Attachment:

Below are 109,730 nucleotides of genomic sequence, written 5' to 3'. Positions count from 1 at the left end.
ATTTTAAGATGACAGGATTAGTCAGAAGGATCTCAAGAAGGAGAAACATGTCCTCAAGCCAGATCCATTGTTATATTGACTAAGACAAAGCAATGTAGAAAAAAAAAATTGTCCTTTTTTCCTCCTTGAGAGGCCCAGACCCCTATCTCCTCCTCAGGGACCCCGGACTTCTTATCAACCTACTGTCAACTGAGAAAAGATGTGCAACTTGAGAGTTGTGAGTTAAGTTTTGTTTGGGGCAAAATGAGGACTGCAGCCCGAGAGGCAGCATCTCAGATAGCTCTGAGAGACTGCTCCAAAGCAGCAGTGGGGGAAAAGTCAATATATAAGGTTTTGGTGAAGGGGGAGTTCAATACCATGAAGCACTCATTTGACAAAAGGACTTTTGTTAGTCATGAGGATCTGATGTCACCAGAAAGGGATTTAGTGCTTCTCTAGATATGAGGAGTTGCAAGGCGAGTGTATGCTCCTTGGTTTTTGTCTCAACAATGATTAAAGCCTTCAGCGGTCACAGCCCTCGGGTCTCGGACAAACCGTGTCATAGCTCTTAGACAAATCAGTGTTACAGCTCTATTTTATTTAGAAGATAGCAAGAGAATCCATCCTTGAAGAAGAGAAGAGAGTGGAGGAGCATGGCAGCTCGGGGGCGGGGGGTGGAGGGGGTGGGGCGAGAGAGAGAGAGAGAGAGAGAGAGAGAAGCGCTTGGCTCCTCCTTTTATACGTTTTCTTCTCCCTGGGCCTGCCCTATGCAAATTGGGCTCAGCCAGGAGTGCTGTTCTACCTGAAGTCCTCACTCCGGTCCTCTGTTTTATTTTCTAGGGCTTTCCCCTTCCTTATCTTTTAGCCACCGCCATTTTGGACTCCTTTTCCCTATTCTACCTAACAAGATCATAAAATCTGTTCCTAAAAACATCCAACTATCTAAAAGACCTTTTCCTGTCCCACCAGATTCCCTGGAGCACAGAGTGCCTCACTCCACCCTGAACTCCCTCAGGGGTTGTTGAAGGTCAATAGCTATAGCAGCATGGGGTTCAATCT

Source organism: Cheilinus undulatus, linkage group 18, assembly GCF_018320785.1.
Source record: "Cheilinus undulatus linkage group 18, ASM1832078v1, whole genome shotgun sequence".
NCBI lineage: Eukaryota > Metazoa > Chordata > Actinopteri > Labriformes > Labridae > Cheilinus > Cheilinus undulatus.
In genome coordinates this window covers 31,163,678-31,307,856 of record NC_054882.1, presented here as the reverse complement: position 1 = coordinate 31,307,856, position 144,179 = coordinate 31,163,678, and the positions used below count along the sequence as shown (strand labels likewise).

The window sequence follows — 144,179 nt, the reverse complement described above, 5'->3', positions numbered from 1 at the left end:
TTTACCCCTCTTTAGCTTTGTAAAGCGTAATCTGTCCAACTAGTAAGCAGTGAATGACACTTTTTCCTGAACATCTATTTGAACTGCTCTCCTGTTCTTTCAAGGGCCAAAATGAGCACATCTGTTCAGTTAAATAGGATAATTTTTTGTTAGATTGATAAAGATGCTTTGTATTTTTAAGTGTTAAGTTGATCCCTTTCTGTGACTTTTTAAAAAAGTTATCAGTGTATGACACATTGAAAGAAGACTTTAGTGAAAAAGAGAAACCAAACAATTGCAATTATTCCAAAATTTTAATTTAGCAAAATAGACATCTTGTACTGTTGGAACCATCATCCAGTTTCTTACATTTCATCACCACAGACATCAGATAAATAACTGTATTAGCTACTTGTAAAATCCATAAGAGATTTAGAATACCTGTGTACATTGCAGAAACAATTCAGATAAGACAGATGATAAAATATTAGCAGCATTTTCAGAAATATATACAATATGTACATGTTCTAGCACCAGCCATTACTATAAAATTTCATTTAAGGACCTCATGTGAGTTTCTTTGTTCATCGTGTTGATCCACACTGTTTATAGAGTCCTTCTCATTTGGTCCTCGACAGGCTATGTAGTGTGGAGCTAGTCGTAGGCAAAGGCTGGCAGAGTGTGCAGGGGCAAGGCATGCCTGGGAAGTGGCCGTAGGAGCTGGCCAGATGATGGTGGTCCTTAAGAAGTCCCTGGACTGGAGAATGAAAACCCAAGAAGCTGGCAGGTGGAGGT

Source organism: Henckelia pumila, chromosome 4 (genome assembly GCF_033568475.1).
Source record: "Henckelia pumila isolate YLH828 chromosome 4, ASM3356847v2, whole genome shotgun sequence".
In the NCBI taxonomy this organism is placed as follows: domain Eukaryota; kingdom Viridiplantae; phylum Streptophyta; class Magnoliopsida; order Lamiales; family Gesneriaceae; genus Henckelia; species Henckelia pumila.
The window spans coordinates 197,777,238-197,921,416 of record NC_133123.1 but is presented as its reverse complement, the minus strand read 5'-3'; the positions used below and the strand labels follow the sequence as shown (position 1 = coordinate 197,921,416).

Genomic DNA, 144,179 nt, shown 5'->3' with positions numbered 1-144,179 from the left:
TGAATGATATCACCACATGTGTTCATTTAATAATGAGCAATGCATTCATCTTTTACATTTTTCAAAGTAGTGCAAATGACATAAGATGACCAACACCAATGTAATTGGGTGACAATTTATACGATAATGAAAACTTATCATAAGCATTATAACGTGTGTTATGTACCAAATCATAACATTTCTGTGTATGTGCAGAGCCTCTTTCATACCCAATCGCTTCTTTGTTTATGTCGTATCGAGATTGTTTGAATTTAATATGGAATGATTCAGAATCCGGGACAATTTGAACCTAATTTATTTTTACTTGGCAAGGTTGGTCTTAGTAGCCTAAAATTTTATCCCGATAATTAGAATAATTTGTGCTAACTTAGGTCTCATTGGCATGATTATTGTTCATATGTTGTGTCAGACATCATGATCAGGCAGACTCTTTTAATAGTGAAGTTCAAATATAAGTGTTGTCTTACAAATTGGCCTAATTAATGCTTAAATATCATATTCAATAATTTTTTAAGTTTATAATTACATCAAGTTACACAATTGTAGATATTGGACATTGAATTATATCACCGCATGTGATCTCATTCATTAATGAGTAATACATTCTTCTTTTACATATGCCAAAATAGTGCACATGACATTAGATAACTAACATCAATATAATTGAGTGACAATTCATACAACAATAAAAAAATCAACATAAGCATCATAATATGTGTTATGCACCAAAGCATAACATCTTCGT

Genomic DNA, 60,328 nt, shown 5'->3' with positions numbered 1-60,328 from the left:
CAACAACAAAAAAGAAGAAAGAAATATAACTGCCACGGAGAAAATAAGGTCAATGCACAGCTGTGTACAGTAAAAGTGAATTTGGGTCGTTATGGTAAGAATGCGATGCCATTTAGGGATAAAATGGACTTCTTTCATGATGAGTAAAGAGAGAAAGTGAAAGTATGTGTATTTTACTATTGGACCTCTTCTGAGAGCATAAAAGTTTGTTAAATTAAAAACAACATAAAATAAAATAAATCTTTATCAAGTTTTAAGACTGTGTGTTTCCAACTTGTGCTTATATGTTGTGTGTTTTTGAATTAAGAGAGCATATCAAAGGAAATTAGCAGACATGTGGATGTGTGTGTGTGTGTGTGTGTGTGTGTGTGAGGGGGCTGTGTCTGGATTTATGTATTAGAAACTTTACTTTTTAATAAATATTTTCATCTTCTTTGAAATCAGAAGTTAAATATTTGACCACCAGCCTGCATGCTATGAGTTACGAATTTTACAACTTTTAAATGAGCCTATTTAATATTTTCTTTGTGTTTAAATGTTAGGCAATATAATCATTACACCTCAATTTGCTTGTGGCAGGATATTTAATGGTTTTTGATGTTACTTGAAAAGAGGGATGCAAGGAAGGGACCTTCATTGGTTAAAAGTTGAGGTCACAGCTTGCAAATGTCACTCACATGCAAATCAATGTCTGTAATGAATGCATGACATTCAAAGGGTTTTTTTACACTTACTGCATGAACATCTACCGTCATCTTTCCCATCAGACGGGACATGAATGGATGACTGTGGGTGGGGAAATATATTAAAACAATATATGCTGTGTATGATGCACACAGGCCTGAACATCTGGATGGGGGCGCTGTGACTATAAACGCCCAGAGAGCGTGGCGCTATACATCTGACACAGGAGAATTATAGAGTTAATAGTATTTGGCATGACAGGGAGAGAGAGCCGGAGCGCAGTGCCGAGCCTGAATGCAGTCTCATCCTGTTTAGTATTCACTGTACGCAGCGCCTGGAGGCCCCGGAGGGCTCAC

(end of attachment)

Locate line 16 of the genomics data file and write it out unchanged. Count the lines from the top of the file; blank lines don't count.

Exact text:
CAACAACAAAAAAGAAGAAAGAAATATAACTGCCACGGAGAAAATAAGGTCAATGCACAGCTGTGTACAGTAAAAGTGAATTTGGGTCGTTATGGTAAGAATGCGATGCCATTTAGGGATAAAATGGACTTCTTTCATGATGAGTAAAGAGAGAAAGTGAAAGTATGTGTATTTTACTATTGGACCTCTTCTGAGAGCATAAAAGTTTGTTAAATTAAAAACAACATAAAATAAAATAAATCTTTATCAAGTTTTAAGACTGTGTGTTTCCAACTTGTGCTTATATGTTGTGTGTTTTTGAATTAAGAGAGCATATCAAAGGAAATTAGCAGACATGTGGATGTGTGTGTGTGTGTGTGTGTGTGTGTGTGAGGGGGCTGTGTCTGGATTTATGTATTAGAAACTTTACTTTTTAATAAATATTTTCATCTTCTTTGAAATCAGAAGTTAAATATTTGACCACCAGCCTGCATGCTATGAGTTACGAATTTTACAACTTTTAAATGAGCCTATTTAATATTTTCTTTGTGTTTAAATGTTAGGCAATATAATCATTACACCTCAATTTGCTTGTGGCAGGATATTTAATGGTTTTTGATGTTACTTGAAAAGAGGGATGCAAGGAAGGGACCTTCATTGGTTAAAAGTTGAGGTCACAGCTTGCAAATGTCACTCACATGCAAATCAATGTCTGTAATGAATGCATGACATTCAAAGGGTTTTTTTACACTTACTGCATGAACATCTACCGTCATCTTTCCCATCAGACGGGACATGAATGGATGACTGTGGGTGGGGAAATATATTAAAACAATATATGCTGTGTATGATGCACACAGGCCTGAACATCTGGATGGGGGCGCTGTGACTATAAACGCCCAGAGAGCGTGGCGCTATACATCTGACACAGGAGAATTATAGAGTTAATAGTATTTGGCATGACAGGGAGAGAGAGCCGGAGCGCAGTGCCGAGCCTGAATGCAGTCTCATCCTGTTTAGTATTCACTGTACGCAGCGCCTGGAGGCCCCGGAGGGCTCAC